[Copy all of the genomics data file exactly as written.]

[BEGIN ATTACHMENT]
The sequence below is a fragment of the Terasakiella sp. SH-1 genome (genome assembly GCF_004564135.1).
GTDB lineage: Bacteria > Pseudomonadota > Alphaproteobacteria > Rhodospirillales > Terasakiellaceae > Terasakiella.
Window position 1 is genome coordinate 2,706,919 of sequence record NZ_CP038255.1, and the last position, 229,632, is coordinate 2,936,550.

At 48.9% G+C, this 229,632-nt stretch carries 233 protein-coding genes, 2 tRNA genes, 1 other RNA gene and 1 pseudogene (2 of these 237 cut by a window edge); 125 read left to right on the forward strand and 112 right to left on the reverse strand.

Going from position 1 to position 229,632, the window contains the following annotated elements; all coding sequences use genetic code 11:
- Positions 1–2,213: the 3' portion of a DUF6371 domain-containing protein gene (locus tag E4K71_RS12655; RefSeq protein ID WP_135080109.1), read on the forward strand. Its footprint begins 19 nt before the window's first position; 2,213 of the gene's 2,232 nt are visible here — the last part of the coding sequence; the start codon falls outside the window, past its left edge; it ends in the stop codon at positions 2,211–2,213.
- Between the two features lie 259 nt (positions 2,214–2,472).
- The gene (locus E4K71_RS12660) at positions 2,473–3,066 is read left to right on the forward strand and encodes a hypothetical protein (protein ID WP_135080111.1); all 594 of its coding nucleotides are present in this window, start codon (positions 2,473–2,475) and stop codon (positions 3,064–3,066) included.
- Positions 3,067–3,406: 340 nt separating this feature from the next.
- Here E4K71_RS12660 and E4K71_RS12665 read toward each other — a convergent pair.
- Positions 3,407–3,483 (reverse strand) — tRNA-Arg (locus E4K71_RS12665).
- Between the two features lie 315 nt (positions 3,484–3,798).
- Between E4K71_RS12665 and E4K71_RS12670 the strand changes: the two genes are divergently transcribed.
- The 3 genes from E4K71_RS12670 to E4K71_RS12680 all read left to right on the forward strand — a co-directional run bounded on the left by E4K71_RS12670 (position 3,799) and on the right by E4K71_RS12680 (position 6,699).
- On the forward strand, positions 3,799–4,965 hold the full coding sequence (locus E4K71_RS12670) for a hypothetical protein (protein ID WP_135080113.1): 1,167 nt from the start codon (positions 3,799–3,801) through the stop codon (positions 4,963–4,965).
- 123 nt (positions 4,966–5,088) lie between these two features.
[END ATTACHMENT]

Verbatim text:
The sequence below is a fragment of the Terasakiella sp. SH-1 genome (genome assembly GCF_004564135.1).
GTDB lineage: Bacteria > Pseudomonadota > Alphaproteobacteria > Rhodospirillales > Terasakiellaceae > Terasakiella.
Window position 1 is genome coordinate 2,706,919 of sequence record NZ_CP038255.1, and the last position, 229,632, is coordinate 2,936,550.

At 48.9% G+C, this 229,632-nt stretch carries 233 protein-coding genes, 2 tRNA genes, 1 other RNA gene and 1 pseudogene (2 of these 237 cut by a window edge); 125 read left to right on the forward strand and 112 right to left on the reverse strand.

Going from position 1 to position 229,632, the window contains the following annotated elements; all coding sequences use genetic code 11:
- Positions 1–2,213: the 3' portion of a DUF6371 domain-containing protein gene (locus tag E4K71_RS12655; RefSeq protein ID WP_135080109.1), read on the forward strand. Its footprint begins 19 nt before the window's first position; 2,213 of the gene's 2,232 nt are visible here — the last part of the coding sequence; the start codon falls outside the window, past its left edge; it ends in the stop codon at positions 2,211–2,213.
- Between the two features lie 259 nt (positions 2,214–2,472).
- The gene (locus E4K71_RS12660) at positions 2,473–3,066 is read left to right on the forward strand and encodes a hypothetical protein (protein ID WP_135080111.1); all 594 of its coding nucleotides are present in this window, start codon (positions 2,473–2,475) and stop codon (positions 3,064–3,066) included.
- Positions 3,067–3,406: 340 nt separating this feature from the next.
- Here E4K71_RS12660 and E4K71_RS12665 read toward each other — a convergent pair.
- Positions 3,407–3,483 (reverse strand) — tRNA-Arg (locus E4K71_RS12665).
- Between the two features lie 315 nt (positions 3,484–3,798).
- Between E4K71_RS12665 and E4K71_RS12670 the strand changes: the two genes are divergently transcribed.
- The 3 genes from E4K71_RS12670 to E4K71_RS12680 all read left to right on the forward strand — a co-directional run bounded on the left by E4K71_RS12670 (position 3,799) and on the right by E4K71_RS12680 (position 6,699).
- On the forward strand, positions 3,799–4,965 hold the full coding sequence (locus E4K71_RS12670) for a hypothetical protein (protein ID WP_135080113.1): 1,167 nt from the start codon (positions 3,799–3,801) through the stop codon (positions 4,963–4,965).
- 123 nt (positions 4,966–5,088) lie between these two features.